families, rather than the sites and buildings.
Remnants of the mining industry in North Staffordshire are fast
disappearing. For example, Hem Heath colliery has been reclaimed and
is now a massive business park and the home of Stoke City Football
Club, Wolstanton Colliery is now a retail park that includes a 24
hour supermarket, and Norton Colliery is being transformed into a
huge soulless housing estate.
However, the Potteries possesses possibly the most complete former
colliery site in Europe in Chatterley Whitfield. Chatterley
Whitfield was one of the most productive mines in the country and
was the first colliery in Britain to achieve an annual output of
1million tons. The site is now a Scheduled Ancient Monument.
The site lies around two miles north of Tunstall on the Potteries
coalfield, which is the largest in North Staffordshire. It is
considered that the Cistercian monks of Hulton Abbey may well have
extracted coal from Whitfield in the fourteenth century – there is
evidence to suggest that they mined coal from bell pits at nearby
Ridgway – but the first recorded workings on the site were by a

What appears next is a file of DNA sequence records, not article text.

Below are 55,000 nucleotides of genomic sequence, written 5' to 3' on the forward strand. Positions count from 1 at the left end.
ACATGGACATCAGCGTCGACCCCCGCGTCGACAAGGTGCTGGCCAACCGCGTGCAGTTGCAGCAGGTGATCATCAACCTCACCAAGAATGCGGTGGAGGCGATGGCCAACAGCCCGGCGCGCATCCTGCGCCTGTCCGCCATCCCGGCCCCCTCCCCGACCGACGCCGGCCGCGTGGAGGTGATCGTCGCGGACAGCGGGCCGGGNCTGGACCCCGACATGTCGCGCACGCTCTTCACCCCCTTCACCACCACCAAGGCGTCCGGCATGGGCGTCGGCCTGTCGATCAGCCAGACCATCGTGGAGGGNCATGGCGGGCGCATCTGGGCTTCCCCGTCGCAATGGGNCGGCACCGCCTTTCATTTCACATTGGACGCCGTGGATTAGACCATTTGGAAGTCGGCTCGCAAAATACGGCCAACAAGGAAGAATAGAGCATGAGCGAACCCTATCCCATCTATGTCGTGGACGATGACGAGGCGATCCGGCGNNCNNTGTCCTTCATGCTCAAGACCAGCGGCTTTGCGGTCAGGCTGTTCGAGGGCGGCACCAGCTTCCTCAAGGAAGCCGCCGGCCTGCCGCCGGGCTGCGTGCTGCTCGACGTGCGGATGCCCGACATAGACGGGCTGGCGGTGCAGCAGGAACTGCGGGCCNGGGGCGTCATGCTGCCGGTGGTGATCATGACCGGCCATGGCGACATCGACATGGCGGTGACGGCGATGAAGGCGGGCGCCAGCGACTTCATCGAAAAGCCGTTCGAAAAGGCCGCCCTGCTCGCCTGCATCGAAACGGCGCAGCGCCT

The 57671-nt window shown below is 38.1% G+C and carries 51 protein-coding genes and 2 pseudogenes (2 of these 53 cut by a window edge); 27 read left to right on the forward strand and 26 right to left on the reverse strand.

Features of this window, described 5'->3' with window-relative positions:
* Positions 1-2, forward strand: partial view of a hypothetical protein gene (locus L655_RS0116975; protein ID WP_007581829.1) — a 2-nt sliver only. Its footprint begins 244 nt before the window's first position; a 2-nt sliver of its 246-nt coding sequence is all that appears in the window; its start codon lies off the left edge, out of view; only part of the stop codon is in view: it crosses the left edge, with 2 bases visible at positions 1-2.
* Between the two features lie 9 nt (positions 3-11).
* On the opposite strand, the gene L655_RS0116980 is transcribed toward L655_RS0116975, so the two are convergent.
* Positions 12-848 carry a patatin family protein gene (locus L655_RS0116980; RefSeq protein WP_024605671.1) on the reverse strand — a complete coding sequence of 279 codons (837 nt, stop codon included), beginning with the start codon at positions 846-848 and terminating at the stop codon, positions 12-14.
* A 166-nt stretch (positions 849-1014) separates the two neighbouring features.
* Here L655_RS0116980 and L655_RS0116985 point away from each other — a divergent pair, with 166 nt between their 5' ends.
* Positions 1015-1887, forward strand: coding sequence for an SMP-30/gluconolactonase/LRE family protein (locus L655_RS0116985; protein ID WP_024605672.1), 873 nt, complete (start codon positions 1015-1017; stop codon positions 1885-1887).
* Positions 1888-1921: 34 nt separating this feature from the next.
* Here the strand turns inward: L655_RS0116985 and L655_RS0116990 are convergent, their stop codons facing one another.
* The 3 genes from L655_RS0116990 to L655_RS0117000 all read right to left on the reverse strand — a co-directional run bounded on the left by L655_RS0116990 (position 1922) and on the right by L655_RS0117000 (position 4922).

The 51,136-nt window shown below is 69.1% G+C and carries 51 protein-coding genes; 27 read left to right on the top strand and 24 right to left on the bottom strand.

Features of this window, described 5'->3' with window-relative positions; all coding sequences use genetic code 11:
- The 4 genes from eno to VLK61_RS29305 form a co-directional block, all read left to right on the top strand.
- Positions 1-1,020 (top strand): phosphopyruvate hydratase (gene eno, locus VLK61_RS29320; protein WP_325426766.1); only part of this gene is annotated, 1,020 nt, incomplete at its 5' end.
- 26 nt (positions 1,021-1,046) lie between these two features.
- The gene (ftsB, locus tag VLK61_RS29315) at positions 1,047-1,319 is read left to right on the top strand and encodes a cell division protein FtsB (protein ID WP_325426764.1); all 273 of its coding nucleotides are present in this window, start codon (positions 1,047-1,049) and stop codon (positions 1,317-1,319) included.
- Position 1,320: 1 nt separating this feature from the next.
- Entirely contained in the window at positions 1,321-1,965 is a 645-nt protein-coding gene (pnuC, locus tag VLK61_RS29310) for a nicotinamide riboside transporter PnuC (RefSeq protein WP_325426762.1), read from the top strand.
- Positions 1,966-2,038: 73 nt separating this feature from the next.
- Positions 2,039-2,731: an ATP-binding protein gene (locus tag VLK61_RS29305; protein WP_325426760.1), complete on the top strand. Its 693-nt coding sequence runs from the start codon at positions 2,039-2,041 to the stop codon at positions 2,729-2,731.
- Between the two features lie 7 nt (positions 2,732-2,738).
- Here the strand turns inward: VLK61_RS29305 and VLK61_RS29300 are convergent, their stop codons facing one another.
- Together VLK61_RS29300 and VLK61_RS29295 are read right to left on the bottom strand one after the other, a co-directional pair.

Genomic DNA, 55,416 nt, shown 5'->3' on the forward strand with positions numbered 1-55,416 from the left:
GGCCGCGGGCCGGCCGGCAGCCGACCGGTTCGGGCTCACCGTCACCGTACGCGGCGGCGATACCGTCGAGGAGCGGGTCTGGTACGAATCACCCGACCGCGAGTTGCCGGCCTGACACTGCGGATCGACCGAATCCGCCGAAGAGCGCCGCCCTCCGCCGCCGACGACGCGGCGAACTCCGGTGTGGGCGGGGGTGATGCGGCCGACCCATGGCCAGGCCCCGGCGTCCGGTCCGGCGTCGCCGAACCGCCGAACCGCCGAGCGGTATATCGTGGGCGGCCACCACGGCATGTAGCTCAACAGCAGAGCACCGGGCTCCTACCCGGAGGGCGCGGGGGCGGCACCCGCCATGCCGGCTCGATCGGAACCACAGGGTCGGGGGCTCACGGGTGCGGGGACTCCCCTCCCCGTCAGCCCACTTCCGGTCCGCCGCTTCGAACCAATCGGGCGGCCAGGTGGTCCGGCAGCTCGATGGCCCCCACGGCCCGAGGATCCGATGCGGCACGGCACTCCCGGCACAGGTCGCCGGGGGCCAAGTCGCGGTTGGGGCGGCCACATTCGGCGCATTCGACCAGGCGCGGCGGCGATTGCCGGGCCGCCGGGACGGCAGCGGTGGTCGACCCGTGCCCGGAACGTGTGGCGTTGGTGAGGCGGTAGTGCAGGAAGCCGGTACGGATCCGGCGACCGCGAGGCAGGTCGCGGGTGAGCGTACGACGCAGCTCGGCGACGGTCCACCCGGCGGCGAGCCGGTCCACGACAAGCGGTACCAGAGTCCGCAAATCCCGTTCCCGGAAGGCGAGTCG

Burslem coal merchant in 1750.
During the late eighteenth and early nineteenth centuries, the
site was developed as a colliery, and by the mid-1800s there was an
on-site engine house, wharf, carpenters shop, and brickworks.
In the 1850s, a prominent local businessman, Hugh Henshall Williamson,
expanded production, and after initially working ‘footrails’, he
subsequently sunk a number of shafts, including the Bellringer, the
Ten Foot, and the Engine Pit.
Further expansion of the mine followed the opening of the Biddulph
Valley Railway in 1860, and in 1865 a consortium of businessmen from
Tunstall acquired the colliery and went on to form the Whitfield
Colliery Company. In 1872, the managing director of the Chatterley
Coal and Iron Company, C. J. Homer, bought the site, and went on to
invest heavily in railway infrastructure.
However, this led to insolvency, and the company went into voluntary
liquidation in 1878. Production continued through an administrator
until 1890 when the business was acquired by a newly formed
Manchester-based company, the North of England Trustee Debenture and
Asset Corporation, who continued to own the site until the industry
The Institute Shaft